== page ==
Gun Control

A Resounding Vote Against Due Process and the Second Amendment

Washington's new law authorizing court-ordered disarmament is even worse than California's.

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Like a California law that took effect last January, the gun control initiative that Washington voters overwhelmingly approved on Tuesday authorizes court orders that deprive people of the right to arms without due process. In fact, Initiative 1491, which was backed by Gov. Jay Inslee and attracted support from 71 percent of voters, is even less respectful of due process and the Second Amendment.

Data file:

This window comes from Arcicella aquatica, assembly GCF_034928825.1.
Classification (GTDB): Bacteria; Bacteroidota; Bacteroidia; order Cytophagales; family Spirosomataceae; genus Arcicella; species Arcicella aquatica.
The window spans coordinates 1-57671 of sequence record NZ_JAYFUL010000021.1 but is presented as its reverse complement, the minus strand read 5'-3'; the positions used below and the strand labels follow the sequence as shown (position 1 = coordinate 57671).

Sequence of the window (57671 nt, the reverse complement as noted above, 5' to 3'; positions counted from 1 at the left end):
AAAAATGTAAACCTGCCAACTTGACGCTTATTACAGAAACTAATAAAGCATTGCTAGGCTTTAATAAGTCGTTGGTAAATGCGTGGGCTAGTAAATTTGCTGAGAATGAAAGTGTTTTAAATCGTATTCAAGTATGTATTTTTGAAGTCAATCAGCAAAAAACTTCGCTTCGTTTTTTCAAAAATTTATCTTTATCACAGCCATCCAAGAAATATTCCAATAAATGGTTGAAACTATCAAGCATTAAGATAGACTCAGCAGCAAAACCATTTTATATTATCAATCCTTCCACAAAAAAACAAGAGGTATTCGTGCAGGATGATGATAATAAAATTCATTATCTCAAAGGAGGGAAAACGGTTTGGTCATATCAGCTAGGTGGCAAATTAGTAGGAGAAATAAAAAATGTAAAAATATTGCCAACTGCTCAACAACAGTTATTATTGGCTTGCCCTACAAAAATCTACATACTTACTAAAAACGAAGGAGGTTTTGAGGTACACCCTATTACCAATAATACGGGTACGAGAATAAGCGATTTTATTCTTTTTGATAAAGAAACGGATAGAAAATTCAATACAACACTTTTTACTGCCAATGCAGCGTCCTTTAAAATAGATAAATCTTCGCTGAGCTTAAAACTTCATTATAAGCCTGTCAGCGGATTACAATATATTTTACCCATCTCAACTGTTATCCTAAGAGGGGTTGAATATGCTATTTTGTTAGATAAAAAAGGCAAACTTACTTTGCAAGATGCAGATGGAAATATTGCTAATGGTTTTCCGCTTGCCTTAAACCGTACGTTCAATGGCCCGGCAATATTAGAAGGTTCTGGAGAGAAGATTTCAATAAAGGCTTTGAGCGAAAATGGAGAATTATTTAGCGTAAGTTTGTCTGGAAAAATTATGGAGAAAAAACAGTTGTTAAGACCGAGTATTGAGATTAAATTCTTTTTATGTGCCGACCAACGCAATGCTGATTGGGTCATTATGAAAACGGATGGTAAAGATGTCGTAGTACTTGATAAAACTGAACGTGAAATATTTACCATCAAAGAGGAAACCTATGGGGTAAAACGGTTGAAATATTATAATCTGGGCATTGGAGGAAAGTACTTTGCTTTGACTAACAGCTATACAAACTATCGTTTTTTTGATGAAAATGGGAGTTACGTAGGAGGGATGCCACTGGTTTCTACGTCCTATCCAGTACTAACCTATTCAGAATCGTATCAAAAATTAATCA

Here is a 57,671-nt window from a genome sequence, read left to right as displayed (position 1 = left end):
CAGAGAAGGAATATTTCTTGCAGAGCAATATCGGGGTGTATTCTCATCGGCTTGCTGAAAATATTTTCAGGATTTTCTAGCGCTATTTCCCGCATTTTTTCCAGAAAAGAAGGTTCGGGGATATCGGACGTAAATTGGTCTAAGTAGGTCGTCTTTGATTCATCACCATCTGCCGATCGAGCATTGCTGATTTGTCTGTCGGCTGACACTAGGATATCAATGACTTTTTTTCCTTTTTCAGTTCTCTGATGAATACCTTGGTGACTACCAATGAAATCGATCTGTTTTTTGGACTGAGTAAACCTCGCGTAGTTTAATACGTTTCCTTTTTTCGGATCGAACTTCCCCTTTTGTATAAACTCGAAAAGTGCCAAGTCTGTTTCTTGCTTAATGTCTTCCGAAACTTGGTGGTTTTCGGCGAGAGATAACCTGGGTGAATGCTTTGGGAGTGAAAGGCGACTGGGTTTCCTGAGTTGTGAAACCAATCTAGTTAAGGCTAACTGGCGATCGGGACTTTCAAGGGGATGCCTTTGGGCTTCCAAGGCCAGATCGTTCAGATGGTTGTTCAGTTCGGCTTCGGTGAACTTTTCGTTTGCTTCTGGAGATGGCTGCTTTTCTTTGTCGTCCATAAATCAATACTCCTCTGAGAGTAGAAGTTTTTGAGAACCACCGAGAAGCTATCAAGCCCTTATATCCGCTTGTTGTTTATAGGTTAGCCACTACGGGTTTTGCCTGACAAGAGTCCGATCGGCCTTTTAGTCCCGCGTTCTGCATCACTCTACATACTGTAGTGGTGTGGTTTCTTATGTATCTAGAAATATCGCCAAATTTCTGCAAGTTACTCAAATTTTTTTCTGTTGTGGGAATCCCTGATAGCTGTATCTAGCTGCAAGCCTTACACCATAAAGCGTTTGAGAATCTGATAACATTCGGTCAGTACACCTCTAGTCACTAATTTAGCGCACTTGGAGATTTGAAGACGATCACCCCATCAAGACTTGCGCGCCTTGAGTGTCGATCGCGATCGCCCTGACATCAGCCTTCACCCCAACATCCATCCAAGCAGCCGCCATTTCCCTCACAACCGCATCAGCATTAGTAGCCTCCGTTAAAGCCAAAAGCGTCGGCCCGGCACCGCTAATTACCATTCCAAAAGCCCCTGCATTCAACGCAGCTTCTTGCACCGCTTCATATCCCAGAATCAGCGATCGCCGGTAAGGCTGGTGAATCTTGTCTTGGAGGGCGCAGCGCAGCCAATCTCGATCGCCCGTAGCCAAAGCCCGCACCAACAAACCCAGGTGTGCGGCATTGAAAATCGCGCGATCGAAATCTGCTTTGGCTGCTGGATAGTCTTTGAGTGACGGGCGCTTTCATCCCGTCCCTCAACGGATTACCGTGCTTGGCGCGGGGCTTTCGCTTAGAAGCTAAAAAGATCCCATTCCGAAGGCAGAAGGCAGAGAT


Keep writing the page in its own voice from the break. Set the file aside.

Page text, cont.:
Both laws allow police officers and other concerned, meddlesome, or possibly malicious individuals to ask a judge for a "gun violence restraining order" (in California) or an "extreme risk protection order" (in Washington), which prohibits its target from buying or possessing firearms and requires him to surrender any he already owns. In California, orders can be requested by "immediate family member[s]," a category that includes spouses, domestic partners, current or former roommates, parents, step-parents, parents-in-law, grandparents, step-grandparents, siblings, step-siblings, siblings-in-law, children, stepchildren, children-in-law, and grandchildren. The authors of Initiative 1491 thought that list was not long enough, so they added "dating partners," baby mamas (or papas), former legal guardians, and all relatives, including aunts, uncles, and cousins. They also extended the deadline for a former roommate (which could be an ex-spouse or ex-lover) seeking an order from six months after moving out to a year.